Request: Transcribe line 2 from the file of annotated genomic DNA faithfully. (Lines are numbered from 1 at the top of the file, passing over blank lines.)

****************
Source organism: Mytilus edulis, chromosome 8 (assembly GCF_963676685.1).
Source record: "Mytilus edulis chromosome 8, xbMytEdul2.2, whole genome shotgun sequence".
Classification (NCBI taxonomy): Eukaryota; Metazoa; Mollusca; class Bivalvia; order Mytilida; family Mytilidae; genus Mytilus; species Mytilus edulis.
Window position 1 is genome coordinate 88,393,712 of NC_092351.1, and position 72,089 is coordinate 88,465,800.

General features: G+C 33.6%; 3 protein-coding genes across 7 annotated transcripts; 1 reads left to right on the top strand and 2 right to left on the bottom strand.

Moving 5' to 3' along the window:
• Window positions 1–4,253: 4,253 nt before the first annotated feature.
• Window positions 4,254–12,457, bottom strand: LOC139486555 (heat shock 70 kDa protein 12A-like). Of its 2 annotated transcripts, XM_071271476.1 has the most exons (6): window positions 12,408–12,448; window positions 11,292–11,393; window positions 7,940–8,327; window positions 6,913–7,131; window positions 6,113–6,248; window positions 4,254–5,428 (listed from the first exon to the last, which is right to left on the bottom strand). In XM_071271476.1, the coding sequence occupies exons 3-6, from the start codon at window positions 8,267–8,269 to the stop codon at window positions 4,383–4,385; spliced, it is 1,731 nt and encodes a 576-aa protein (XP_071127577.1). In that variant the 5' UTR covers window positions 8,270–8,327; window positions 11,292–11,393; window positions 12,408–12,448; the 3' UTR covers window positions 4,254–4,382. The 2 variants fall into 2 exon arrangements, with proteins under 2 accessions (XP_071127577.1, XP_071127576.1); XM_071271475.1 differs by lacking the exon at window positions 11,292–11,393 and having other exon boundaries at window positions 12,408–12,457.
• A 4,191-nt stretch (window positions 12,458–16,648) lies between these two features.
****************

Source record: "Mytilus edulis chromosome 8, xbMytEdul2.2, whole genome shotgun sequence".